All sections of this country and many of its occupations are represented,-Alcoholics Anonymous, fourth edition, chapter 2 – “There is a solution”, p.17
as well as many political, economic, social, and religious backgrounds. We are people who normally would not mix […] We are like the passengers of a
great liner the moment after rescue from shipwreck when camaraderie, joyousness and democracy pervade the vessel from steerage to Captain’s table […] The feeling of having shared in a common peril is one element in the powerful cement which binds us.
The tremendous fact for every one of us is that we have discovered a common solution. We have a way out on which we can absolutely agree, and upon which we can join in brotherly and harmonious action.
I created this site hoping that everyone — regardless of race, income, creed, religion, or social class — may find sobriety and recovery in the 12 Steps. I believe that 12 step programs have been one of the most inclusive and miraculous treatments to grace this planet in the last century. Everyone should be able to join the positive way of life they bestow.
TwelveStepping is a verb. It is the act of living well through applying and appreciating the twelve steps day by day. The steps are action.
With others in the journey, you can find those who can help you understand the steps and apply them in your life. Although a blog like this can help, nothing ensures your growth as much as taking the leap of faith yourself and checking out a meeting or 12 step gathering.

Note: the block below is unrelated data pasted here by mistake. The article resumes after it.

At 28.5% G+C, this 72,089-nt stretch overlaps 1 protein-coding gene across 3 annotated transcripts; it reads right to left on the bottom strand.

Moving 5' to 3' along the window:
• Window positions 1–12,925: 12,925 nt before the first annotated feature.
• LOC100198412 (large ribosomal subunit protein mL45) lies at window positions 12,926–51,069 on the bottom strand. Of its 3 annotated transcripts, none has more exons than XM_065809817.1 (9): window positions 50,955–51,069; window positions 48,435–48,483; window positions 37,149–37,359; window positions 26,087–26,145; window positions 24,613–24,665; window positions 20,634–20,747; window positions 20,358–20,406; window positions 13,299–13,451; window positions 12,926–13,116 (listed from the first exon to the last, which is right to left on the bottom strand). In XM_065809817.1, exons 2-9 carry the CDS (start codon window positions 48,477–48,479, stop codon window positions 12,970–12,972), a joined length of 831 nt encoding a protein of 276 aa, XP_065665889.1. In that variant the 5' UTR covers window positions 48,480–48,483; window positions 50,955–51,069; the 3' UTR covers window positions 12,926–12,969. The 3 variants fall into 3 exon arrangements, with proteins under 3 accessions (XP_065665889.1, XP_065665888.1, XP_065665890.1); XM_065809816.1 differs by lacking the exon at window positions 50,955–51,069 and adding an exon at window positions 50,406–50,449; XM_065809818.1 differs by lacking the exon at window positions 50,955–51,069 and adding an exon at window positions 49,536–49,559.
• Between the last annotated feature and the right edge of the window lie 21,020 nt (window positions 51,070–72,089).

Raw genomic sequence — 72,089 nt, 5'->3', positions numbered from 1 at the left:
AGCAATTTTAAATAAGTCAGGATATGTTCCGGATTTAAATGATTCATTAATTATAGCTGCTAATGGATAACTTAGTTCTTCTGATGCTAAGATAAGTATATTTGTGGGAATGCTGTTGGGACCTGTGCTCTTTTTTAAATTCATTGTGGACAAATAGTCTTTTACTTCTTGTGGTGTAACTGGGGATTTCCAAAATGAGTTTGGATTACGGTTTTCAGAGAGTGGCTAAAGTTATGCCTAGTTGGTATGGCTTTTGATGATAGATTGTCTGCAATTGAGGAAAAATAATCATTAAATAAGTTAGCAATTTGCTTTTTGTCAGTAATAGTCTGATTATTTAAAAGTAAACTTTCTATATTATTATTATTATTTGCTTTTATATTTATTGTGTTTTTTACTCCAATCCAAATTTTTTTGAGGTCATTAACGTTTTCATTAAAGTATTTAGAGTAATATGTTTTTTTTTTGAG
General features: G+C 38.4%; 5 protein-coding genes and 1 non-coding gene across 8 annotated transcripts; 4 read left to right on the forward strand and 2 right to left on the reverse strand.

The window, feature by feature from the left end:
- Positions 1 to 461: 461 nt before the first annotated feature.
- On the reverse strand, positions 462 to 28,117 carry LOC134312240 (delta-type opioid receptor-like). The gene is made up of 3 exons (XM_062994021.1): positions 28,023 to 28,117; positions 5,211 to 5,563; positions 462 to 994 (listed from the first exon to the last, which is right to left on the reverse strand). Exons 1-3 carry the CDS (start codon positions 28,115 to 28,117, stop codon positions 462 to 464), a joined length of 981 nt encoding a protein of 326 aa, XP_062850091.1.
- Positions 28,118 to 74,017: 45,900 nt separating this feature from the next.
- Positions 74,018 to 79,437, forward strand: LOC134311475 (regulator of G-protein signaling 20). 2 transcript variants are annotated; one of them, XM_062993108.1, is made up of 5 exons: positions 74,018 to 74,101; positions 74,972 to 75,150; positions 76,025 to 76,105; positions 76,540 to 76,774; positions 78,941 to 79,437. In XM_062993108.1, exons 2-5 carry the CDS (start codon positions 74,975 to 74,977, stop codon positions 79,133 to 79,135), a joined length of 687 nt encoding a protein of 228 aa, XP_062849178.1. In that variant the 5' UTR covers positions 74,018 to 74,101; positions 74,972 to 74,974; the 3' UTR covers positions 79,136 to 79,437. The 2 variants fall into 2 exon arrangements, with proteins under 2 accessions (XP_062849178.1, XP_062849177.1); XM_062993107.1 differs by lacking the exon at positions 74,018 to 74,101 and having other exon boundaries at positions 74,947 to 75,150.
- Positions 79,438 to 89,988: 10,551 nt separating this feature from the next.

I write in gratitude to the countless many who’ve helped me in the path of the steps. As a result, I have built a life I am not ashamed to share and, I hope, far more helpful than the one I lived before.
Bill W., the founder of AA, saw immense promise in print media of his day for sharing the message of recovery. I suspect he would be astounded at the power of the Internet for sharing that message as well, and he would himself have been an avid blogger. The power of story and allegory was his.
The openness and democratization of the web are themselves facets of 12 step programs’ traditions. We should recognize where we stand in this age as messengers of solid recovery, hope, and strength.
I am writing to this site under the pen name “John D. (Doe).” I am not a Betty Ford clinic or a WebMD authority, but as someone who’s worked the 12 steps and stayed sober over a decade (12 years to be exact, as of the launch of this site), I offer suggestions won by experience. I believe the pen name more closely aligns with the belief that I am a student of the Program rather than an expert authority.
Additionally, friends and family, fortunately, encouraged me to try AA and NA early in my life. It didn’t take long for me to get in bad shape. But I think someone shared with them that the Program worked well for people like me. I owe my life to those faceless individuals who shared a positive message of recovery, which touched me at various points in my life. Ultimately, it was enough to bring me to my first meeting and start my journey to sobriety.
The student mindset leaves room to grow, and becoming stagnant is my biggest concern in sober life. TwelveStepping.com is my avenue of new growth and expanding how I share the message of recovery.
I hope to stay a student forever while I share my message through this site. I also hope that writing my experience helps readers join recovery faster and with fewer bumps in the road than I had. We don’t get many years on this whirling planet, so let’s not spend any more than we need to in the misery of addiction!